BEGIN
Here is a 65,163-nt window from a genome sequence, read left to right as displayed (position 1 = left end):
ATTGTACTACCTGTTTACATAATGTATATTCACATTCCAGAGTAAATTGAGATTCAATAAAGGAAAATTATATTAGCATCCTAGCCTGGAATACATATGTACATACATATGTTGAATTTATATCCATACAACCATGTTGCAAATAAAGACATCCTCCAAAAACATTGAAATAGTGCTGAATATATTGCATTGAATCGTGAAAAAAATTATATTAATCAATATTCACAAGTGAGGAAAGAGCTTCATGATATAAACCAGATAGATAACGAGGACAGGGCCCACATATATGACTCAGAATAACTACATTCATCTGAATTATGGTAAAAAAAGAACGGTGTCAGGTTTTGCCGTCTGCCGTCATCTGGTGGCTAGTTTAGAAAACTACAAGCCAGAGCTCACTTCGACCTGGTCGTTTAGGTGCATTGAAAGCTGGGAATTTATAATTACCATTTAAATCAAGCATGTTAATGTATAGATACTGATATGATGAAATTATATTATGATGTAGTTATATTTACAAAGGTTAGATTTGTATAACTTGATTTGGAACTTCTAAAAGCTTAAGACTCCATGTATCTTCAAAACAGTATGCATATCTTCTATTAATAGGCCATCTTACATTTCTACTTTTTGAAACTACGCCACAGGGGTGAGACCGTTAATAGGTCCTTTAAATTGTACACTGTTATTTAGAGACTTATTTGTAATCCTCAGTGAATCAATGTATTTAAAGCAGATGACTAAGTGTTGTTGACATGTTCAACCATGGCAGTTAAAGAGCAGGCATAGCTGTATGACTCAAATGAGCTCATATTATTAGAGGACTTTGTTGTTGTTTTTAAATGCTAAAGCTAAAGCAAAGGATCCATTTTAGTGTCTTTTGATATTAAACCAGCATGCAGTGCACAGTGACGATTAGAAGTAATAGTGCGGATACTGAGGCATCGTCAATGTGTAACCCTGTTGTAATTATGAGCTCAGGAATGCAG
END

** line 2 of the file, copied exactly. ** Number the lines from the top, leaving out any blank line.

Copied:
ATTGTACTACCTGTTTACATAATGTATATTCACATTCCAGAGTAAATTGAGATTCAATAAAGGAAAATTATATTAGCATCCTAGCCTGGAATACATATGTACATACATATGTTGAATTTATATCCATACAACCATGTTGCAAATAAAGACATCCTCCAAAAACATTGAAATAGTGCTGAATATATTGCATTGAATCGTGAAAAAAATTATATTAATCAATATTCACAAGTGAGGAAAGAGCTTCATGATATAAACCAGATAGATAACGAGGACAGGGCCCACATATATGACTCAGAATAACTACATTCATCTGAATTATGGTAAAAAAAGAACGGTGTCAGGTTTTGCCGTCTGCCGTCATCTGGTGGCTAGTTTAGAAAACTACAAGCCAGAGCTCACTTCGACCTGGTCGTTTAGGTGCATTGAAAGCTGGGAATTTATAATTACCATTTAAATCAAGCATGTTAATGTATAGATACTGATATGATGAAATTATATTATGATGTAGTTATATTTACAAAGGTTAGATTTGTATAACTTGATTTGGAACTTCTAAAAGCTTAAGACTCCATGTATCTTCAAAACAGTATGCATATCTTCTATTAATAGGCCATCTTACATTTCTACTTTTTGAAACTACGCCACAGGGGTGAGACCGTTAATAGGTCCTTTAAATTGTACACTGTTATTTAGAGACTTATTTGTAATCCTCAGTGAATCAATGTATTTAAAGCAGATGACTAAGTGTTGTTGACATGTTCAACCATGGCAGTTAAAGAGCAGGCATAGCTGTATGACTCAAATGAGCTCATATTATTAGAGGACTTTGTTGTTGTTTTTAAATGCTAAAGCTAAAGCAAAGGATCCATTTTAGTGTCTTTTGATATTAAACCAGCATGCAGTGCACAGTGACGATTAGAAGTAATAGTGCGGATACTGAGGCATCGTCAATGTGTAACCCTGTTGTAATTATGAGCTCAGGAATGCAG